Manchester United 0 Liverpool 5: anatomy of an evisceration

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Man Utd 0 Liverpool 5 - anatomy of an evisceration
Man Utd 0 Liverpool 5 - anatomy of an evisceration

How do you explain a 5-0 home defeat?

If you are a club in administration at the bottom of League Two facing a team with promotion aspirations it is a disastrous result.

If you have half your team missing, two men sent off and an outfield player in goal it is unacceptable. Even at Norwich, heads might roll.

For Manchester United against their biggest rivals it is something more. A drubbing for the ages, the humiliation of humiliations, an epochal disaster.

Just how did it all go so horribly wrong?

Bruno Fernandes' miss

Four minutes gone and with the game yet to settle, Bruno Fernandes found himself in a clear ‘should score’ position:

Fernandes shot - SKY SPORTS
Fernandes shot - SKY SPORTS

Instead he slashed his shot high, wide, and forced fans in the disabled section to protect themselves:

Fernandes shoots wide - SKY SPORTS
Fernandes shoots wide - SKY SPORTS

Would the game have turned out any differently if United had taken an early lead? Very possibly not, but this lack of composure and polish set the tone for the home side.

An off-the-ball shambles

Shortly before Liverpool’s first goal Aaron Wan-Bissaka was pressing far too high from right back. Here he is ahead of the entirety of United’s supposed midfield, attempting to get close to Andrew Robertson:

United's poor pressing - SKY SPORTS
United's poor pressing - SKY SPORTS

He was passed with ease, Victor Lindelof was pulled out to right back, Luke Shaw had to cover in the middle. Moments later Naby Keita is here:

United's poor positioning - SKY SPORTS
United's poor positioning - SKY SPORTS

And Liverpool are 1-0 up:

Liverpool celebrate first goal - SKY SPORTS
Liverpool celebrate first goal - SKY SPORTS

Less hot knife through butter, more margarine left in direct sunlight.

Maguire and Shaw’s catastrophe

Harry Maguire and Shaw were both flummoxed by a routine ball towards the general direction of the area. Maguire hung a leg out, Shaw seemed to lead with his head, both missed it:

Maguire and Shaw tangle - SKY SPORTS
Maguire and Shaw tangle - SKY SPORTS

You would usually expect a collision here, but both defenders’ attempt to intervene was so meek they just brushed hands with one another. A brutal encapsulation of their current form. Their polite tangle was enough for Keita to mop up and feed Trent Alexander-Arnold who had Diogo Jota and James Milner to aim for on the back post. 2-0.

Right-back Wan-Bissaka, incidentally, wasn’t even in the penalty area when Alexander-Arnold played the pass:

Aaron Wan-Bisakka out of posiition - SKY SPORTS
Aaron Wan-Bisakka out of posiition - SKY SPORTS

Shaw going close

United seem to be trapped in an exercise to prove conclusively that 2-0 is the most dangerous lead. That was the theme in the crack-papering-over win against Atalanta last week and seemed to be the plan again on Sunday.

Such is United’s current volatility and the nervy mania of their crowd it felt like a swift reply, even at 2-0 down, could decisively tip the game back in their favour. Shaw came closest, hitting an excellent shot from outside the box:

Luke Shaw shoots - SKY SPORTS
Luke Shaw shoots - SKY SPORTS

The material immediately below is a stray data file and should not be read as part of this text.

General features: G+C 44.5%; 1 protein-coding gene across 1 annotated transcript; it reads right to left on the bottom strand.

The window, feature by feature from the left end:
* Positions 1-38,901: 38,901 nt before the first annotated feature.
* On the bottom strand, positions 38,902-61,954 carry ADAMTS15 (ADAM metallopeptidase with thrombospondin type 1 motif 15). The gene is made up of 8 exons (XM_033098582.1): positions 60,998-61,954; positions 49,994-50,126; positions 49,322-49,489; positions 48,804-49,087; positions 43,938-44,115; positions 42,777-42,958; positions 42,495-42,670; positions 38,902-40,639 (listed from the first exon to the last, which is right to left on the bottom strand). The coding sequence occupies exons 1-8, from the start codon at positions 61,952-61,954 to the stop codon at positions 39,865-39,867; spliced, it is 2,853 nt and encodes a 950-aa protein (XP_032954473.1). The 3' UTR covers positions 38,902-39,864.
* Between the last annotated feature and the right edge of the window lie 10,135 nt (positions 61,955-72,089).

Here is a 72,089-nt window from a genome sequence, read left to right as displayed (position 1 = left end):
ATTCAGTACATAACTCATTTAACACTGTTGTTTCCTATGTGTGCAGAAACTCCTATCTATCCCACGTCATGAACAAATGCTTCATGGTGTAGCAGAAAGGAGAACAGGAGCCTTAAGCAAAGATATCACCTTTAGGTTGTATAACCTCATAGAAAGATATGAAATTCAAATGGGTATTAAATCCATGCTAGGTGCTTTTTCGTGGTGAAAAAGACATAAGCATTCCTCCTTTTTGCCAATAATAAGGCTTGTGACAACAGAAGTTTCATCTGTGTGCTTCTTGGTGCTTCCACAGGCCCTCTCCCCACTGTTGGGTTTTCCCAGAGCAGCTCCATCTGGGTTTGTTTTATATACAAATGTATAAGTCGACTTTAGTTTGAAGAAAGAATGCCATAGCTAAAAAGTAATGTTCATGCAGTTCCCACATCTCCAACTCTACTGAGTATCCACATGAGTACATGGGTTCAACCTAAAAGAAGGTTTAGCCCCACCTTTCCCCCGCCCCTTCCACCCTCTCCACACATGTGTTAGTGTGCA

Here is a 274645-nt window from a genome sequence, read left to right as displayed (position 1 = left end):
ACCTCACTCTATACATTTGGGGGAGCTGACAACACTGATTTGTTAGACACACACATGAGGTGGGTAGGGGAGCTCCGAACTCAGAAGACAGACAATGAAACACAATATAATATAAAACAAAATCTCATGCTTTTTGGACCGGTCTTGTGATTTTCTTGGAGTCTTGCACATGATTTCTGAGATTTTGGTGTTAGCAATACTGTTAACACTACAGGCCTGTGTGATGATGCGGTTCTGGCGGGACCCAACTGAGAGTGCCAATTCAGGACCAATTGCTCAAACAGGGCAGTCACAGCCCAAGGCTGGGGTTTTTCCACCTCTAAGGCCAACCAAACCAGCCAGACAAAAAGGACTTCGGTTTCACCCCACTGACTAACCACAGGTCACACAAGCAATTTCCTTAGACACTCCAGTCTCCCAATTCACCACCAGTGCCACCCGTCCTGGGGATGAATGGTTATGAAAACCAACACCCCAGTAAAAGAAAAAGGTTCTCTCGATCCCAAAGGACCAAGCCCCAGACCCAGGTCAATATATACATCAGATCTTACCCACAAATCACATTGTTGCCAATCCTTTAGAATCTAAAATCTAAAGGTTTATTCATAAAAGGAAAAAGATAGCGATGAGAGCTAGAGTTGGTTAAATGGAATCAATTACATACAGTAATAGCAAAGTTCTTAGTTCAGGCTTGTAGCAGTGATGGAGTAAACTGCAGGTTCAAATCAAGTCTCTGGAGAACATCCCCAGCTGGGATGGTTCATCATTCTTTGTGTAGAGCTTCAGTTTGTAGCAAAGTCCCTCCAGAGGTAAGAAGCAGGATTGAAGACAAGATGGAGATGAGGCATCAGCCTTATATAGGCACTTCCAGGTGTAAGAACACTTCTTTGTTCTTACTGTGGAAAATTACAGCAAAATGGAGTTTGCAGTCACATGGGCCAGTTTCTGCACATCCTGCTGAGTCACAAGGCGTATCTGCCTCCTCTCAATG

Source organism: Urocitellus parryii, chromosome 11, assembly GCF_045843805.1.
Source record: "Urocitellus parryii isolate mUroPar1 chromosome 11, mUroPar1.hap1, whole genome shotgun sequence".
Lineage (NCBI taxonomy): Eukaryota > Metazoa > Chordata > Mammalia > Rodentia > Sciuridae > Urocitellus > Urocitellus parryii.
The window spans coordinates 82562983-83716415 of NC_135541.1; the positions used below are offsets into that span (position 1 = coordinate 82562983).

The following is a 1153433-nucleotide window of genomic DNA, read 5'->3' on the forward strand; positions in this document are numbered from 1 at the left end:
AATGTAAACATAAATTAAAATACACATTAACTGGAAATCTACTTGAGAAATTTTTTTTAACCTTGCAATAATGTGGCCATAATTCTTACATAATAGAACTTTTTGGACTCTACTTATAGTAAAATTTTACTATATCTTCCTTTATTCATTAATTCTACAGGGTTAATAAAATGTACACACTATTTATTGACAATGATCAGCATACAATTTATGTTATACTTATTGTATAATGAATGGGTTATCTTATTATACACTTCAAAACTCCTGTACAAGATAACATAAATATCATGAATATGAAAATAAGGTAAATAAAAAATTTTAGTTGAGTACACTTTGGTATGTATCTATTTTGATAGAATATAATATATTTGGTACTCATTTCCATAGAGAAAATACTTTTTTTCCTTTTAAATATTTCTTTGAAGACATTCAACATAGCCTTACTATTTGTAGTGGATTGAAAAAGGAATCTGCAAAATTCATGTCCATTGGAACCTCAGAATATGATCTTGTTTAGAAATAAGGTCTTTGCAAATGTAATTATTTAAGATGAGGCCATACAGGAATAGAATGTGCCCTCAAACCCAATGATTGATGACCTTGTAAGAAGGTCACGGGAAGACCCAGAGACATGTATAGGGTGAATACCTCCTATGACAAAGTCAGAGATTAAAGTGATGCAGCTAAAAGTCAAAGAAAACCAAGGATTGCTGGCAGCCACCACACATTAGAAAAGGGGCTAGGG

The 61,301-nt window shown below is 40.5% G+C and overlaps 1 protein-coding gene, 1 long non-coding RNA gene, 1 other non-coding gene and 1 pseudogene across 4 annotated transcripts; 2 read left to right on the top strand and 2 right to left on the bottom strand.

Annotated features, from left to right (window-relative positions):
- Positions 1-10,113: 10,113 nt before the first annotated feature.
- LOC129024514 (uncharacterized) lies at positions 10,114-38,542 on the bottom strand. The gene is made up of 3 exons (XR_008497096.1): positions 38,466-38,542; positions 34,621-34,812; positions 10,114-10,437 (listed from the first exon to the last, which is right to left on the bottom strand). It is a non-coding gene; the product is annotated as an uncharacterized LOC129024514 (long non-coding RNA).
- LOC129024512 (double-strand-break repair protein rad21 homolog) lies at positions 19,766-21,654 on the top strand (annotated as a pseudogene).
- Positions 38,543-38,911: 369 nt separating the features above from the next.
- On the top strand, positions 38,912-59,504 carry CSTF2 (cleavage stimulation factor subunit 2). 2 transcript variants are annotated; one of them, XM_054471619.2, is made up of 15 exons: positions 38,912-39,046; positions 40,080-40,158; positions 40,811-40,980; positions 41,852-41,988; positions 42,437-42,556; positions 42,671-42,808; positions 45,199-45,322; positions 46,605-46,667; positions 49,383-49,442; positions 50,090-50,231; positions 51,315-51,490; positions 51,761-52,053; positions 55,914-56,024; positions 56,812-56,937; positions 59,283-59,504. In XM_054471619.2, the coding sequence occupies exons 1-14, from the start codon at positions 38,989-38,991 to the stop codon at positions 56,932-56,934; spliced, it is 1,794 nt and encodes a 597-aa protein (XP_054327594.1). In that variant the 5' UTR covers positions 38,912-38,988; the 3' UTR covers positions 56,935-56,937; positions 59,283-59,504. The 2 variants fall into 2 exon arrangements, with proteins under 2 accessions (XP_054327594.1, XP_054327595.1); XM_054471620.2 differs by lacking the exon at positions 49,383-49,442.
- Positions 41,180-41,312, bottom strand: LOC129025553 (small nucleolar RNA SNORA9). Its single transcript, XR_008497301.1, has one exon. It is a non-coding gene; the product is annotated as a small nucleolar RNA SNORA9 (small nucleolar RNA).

It zipped wide, and was the last real glimpse his team had of taking anything from the game.

The chaos of their lines

United’s formation was at its most coherent pre-game when they took the knee. Undone by a series of neat but hardly blistering passes for the third goal, the shape was still awry at the end of the half.

Two clear lines are in evidence here, but the chasm between them is easy to exploit:

United's lines in defence - BBC
United's lines in defence - BBC

Andrew Robertson played it to Jota on the left, then moved into the space between midfield and defensive lines:

United's lines - BBC
United's lines - BBC

He is one of three viable passes available for the forward, who chose a lobbed ball towards Firmino. United, caught between rigid blocking and haphazard pressing are now a mess, the clear lines of seconds ago a distant memory:

United's lines - BBC
United's lines - BBC

Firmino held it up, Robertson took the ball at close quarters then found Jota, who played in Salah and you know the rest. 4-0.

Ronaldo kicking out

Lead by example, Cristiano. Don’t hack at Curtis Jones when he’s shielding the ball out of play, a yellow card tackle for starters, then kick out at him in a manner which looks like it would be replayed as evidence in court:

Ronaldo kicking out at Jones - SKY SPORTS
Ronaldo kicking out at Jones - SKY SPORTS

Alright, Ronaldo “played the ball,” but this was a loss of discipline from a player who should know better.

The sight of fans leaving at half time

Do not underestimate the desperate state of a supporter choosing to leave a game at half time. This would have been an expensive day out, perhaps something looked forward to for weeks. So desperate was their team’s first half performance some had seen enough at half time:

Fans leaving Old Trafford at half time - SKY SPORTS
Fans leaving Old Trafford at half time - SKY SPORTS

The trickle had turned into a steady stream with half an hour left to play:

More fans leaving - SKY SPORTS
More fans leaving - SKY SPORTS

To their credit those left behind made a credible noise, especially in the Stretford End.

Ronaldo’s goal being VARed out

After a 12 minute hat-trick for Salah either side of half time, United roused themselves enough for Cristiano Ronaldo to score his customary goal. It was, of course, offside:

Ronaldo is offisde - SKY SPORTS